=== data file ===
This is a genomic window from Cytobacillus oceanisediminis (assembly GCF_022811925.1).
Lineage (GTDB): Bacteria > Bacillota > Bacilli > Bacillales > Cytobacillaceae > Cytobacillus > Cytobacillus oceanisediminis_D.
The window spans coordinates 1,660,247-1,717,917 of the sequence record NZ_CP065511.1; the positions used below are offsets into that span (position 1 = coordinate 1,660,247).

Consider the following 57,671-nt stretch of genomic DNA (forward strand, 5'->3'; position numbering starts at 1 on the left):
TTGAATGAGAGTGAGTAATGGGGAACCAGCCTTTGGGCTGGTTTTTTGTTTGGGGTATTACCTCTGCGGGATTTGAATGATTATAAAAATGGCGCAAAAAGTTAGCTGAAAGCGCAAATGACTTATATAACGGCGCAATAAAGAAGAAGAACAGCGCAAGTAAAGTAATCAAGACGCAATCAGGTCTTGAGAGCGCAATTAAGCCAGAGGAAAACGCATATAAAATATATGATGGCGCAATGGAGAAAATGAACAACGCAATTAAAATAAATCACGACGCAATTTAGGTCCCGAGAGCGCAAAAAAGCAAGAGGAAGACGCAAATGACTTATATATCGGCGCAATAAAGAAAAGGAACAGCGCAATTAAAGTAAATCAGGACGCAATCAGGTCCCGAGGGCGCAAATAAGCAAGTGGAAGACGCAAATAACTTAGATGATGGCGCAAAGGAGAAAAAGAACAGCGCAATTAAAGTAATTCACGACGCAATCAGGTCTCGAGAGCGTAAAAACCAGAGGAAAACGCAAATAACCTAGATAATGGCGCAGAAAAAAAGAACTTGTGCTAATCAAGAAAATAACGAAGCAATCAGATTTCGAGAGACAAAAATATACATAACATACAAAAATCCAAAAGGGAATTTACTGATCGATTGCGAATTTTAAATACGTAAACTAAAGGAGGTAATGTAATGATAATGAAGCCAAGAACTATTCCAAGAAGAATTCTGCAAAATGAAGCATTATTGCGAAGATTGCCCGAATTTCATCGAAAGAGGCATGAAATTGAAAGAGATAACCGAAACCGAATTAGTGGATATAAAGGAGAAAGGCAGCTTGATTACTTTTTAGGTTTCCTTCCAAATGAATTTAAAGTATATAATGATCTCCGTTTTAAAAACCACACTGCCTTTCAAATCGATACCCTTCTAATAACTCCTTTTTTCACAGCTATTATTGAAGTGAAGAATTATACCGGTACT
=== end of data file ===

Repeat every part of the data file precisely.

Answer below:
This is a genomic window from Cytobacillus oceanisediminis (assembly GCF_022811925.1).
Lineage (GTDB): Bacteria > Bacillota > Bacilli > Bacillales > Cytobacillaceae > Cytobacillus > Cytobacillus oceanisediminis_D.
The window spans coordinates 1,660,247-1,717,917 of the sequence record NZ_CP065511.1; the positions used below are offsets into that span (position 1 = coordinate 1,660,247).

Consider the following 57,671-nt stretch of genomic DNA (forward strand, 5'->3'; position numbering starts at 1 on the left):
TTGAATGAGAGTGAGTAATGGGGAACCAGCCTTTGGGCTGGTTTTTTGTTTGGGGTATTACCTCTGCGGGATTTGAATGATTATAAAAATGGCGCAAAAAGTTAGCTGAAAGCGCAAATGACTTATATAACGGCGCAATAAAGAAGAAGAACAGCGCAAGTAAAGTAATCAAGACGCAATCAGGTCTTGAGAGCGCAATTAAGCCAGAGGAAAACGCATATAAAATATATGATGGCGCAATGGAGAAAATGAACAACGCAATTAAAATAAATCACGACGCAATTTAGGTCCCGAGAGCGCAAAAAAGCAAGAGGAAGACGCAAATGACTTATATATCGGCGCAATAAAGAAAAGGAACAGCGCAATTAAAGTAAATCAGGACGCAATCAGGTCCCGAGGGCGCAAATAAGCAAGTGGAAGACGCAAATAACTTAGATGATGGCGCAAAGGAGAAAAAGAACAGCGCAATTAAAGTAATTCACGACGCAATCAGGTCTCGAGAGCGTAAAAACCAGAGGAAAACGCAAATAACCTAGATAATGGCGCAGAAAAAAAGAACTTGTGCTAATCAAGAAAATAACGAAGCAATCAGATTTCGAGAGACAAAAATATACATAACATACAAAAATCCAAAAGGGAATTTACTGATCGATTGCGAATTTTAAATACGTAAACTAAAGGAGGTAATGTAATGATAATGAAGCCAAGAACTATTCCAAGAAGAATTCTGCAAAATGAAGCATTATTGCGAAGATTGCCCGAATTTCATCGAAAGAGGCATGAAATTGAAAGAGATAACCGAAACCGAATTAGTGGATATAAAGGAGAAAGGCAGCTTGATTACTTTTTAGGTTTCCTTCCAAATGAATTTAAAGTATATAATGATCTCCGTTTTAAAAACCACACTGCCTTTCAAATCGATACCCTTCTAATAACTCCTTTTTTCACAGCTATTATTGAAGTGAAGAATTATACCGGTACT